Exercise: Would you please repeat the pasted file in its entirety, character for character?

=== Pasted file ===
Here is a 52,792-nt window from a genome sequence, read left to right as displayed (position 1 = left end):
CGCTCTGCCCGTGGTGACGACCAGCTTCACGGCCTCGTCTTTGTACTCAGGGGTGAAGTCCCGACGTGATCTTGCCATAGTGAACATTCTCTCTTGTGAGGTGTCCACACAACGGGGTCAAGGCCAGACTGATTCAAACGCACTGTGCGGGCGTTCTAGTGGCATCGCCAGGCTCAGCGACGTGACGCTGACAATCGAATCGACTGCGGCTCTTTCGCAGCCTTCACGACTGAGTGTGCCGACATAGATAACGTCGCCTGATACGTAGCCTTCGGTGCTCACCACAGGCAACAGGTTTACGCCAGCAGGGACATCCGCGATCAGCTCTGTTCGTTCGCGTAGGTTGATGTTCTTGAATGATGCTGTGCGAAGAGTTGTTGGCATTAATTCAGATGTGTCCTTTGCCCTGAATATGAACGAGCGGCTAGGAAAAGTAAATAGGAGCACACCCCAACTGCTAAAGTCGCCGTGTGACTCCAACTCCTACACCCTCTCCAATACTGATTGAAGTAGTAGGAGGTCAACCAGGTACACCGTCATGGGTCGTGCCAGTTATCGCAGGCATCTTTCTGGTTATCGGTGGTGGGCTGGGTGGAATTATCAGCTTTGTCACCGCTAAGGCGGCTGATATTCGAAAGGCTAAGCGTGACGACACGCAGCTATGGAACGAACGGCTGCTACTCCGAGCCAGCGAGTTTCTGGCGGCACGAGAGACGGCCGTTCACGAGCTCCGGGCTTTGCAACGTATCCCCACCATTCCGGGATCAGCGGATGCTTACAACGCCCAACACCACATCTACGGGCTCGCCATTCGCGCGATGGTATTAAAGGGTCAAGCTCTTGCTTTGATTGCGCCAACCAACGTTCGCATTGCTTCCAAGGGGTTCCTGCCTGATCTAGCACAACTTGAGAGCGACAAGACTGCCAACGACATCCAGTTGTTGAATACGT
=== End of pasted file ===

Here is a 52,792-nt window from a genome sequence, read left to right as displayed (position 1 = left end):
CGCTCTGCCCGTGGTGACGACCAGCTTCACGGCCTCGTCTTTGTACTCAGGGGTGAAGTCCCGACGTGATCTTGCCATAGTGAACATTCTCTCTTGTGAGGTGTCCACACAACGGGGTCAAGGCCAGACTGATTCAAACGCACTGTGCGGGCGTTCTAGTGGCATCGCCAGGCTCAGCGACGTGACGCTGACAATCGAATCGACTGCGGCTCTTTCGCAGCCTTCACGACTGAGTGTGCCGACATAGATAACGTCGCCTGATACGTAGCCTTCGGTGCTCACCACAGGCAACAGGTTTACGCCAGCAGGGACATCCGCGATCAGCTCTGTTCGTTCGCGTAGGTTGATGTTCTTGAATGATGCTGTGCGAAGAGTTGTTGGCATTAATTCAGATGTGTCCTTTGCCCTGAATATGAACGAGCGGCTAGGAAAAGTAAATAGGAGCACACCCCAACTGCTAAAGTCGCCGTGTGACTCCAACTCCTACACCCTCTCCAATACTGATTGAAGTAGTAGGAGGTCAACCAGGTACACCGTCATGGGTCGTGCCAGTTATCGCAGGCATCTTTCTGGTTATCGGTGGTGGGCTGGGTGGAATTATCAGCTTTGTCACCGCTAAGGCGGCTGATATTCGAAAGGCTAAGCGTGACGACACGCAGCTATGGAACGAACGGCTGCTACTCCGAGCCAGCGAGTTTCTGGCGGCACGAGAGACGGCCGTTCACGAGCTCCGGGCTTTGCAACGTATCCCCACCATTCCGGGATCAGCGGATGCTTACAACGCCCAACACCACATCTACGGGCTCGCCATTCGCGCGATGGTATTAAAGGGTCAAGCTCTTGCTTTGATTGCGCCAACCAACGTTCGCATTGCTTCCAAGGGGTTCCTGCCTGATCTAGCACAACTTGAGAGCGACAAGACTGCCAACGACATCCAGTTGTTGAATACGT